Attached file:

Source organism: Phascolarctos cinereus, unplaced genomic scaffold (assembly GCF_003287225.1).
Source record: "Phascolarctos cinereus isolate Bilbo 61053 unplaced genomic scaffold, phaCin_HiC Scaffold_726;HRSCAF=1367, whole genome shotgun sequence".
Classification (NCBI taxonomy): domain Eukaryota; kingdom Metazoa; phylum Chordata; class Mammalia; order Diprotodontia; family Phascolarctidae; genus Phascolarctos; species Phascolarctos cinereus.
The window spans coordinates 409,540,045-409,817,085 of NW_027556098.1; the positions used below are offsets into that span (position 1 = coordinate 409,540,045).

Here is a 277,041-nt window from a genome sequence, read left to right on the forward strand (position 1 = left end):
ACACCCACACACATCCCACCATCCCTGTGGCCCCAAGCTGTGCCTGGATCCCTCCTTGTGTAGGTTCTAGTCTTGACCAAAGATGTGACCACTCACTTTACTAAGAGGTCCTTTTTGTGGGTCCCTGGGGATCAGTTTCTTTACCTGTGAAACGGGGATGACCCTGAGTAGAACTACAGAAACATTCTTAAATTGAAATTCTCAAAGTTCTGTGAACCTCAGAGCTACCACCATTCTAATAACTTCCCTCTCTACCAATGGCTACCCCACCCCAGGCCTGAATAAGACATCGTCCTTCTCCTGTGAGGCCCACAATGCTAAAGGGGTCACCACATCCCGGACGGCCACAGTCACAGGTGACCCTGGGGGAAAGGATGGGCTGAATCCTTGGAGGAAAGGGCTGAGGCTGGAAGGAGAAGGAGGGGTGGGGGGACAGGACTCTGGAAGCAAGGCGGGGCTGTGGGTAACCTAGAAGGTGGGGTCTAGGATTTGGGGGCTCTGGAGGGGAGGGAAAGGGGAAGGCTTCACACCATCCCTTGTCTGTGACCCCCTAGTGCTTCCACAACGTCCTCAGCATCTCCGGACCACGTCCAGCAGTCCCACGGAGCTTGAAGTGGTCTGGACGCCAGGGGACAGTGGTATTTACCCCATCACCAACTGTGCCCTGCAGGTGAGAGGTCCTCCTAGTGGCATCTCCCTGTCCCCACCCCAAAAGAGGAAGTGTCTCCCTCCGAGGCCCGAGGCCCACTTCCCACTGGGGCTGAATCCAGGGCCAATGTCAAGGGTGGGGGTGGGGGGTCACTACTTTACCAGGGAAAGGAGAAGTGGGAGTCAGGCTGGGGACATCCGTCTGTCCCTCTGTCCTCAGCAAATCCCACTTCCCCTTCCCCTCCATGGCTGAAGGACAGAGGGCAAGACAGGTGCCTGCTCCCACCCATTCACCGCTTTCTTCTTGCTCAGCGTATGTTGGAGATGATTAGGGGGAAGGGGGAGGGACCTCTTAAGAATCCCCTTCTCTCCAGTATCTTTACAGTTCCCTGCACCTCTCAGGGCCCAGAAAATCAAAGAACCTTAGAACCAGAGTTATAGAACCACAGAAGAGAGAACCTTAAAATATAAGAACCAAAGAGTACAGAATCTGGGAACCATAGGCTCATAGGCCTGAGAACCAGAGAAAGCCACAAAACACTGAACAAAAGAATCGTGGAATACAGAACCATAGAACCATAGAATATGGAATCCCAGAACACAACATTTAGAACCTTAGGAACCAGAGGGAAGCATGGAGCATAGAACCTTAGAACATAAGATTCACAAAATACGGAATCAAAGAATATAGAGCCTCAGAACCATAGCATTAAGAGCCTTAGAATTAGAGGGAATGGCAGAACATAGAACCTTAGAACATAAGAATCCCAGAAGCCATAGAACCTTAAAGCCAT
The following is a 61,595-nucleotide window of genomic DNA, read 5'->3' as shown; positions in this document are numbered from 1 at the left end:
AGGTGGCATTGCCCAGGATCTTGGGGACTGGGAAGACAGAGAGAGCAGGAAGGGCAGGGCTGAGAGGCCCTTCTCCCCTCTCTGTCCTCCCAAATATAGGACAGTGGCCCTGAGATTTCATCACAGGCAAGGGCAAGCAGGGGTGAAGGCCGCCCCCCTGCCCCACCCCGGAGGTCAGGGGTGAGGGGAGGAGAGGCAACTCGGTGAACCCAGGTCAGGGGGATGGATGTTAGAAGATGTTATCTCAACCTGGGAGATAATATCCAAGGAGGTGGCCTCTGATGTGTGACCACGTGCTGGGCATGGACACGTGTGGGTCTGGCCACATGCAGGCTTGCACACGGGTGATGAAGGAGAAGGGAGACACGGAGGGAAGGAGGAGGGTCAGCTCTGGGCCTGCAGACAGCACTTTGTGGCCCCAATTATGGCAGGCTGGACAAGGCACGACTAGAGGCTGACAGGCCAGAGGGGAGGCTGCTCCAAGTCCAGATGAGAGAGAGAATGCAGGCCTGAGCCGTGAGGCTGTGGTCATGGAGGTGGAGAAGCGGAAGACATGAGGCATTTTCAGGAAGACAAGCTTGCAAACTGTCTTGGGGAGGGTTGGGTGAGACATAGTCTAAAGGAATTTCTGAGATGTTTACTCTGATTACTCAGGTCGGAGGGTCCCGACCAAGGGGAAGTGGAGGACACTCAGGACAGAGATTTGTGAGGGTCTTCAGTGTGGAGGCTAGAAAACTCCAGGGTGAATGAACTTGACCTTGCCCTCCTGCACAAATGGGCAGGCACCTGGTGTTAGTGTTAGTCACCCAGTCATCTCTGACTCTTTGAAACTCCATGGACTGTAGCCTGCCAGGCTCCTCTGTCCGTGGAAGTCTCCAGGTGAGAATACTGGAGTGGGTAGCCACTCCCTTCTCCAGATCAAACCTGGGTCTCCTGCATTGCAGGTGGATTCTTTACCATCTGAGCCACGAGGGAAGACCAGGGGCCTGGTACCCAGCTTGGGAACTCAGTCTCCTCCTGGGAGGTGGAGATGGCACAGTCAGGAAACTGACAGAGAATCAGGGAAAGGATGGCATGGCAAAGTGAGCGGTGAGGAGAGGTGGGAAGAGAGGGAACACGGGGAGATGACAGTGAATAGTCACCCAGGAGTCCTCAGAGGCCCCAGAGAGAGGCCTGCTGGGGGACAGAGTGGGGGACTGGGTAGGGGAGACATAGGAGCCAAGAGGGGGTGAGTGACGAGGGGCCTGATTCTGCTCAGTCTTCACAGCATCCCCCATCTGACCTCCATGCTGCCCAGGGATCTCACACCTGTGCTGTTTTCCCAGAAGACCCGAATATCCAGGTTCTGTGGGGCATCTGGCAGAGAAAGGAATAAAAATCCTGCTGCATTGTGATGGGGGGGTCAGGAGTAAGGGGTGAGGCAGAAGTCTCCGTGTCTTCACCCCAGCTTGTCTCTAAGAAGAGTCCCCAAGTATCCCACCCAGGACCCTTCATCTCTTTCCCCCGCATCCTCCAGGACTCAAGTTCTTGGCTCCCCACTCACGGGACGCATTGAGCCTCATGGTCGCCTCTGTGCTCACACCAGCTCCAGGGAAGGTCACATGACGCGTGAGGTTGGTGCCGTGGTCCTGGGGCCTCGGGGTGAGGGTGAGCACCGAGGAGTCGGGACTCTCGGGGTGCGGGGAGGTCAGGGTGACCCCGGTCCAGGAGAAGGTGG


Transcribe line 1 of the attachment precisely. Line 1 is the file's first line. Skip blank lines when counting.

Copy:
Source organism: Phascolarctos cinereus, unplaced genomic scaffold (assembly GCF_003287225.1).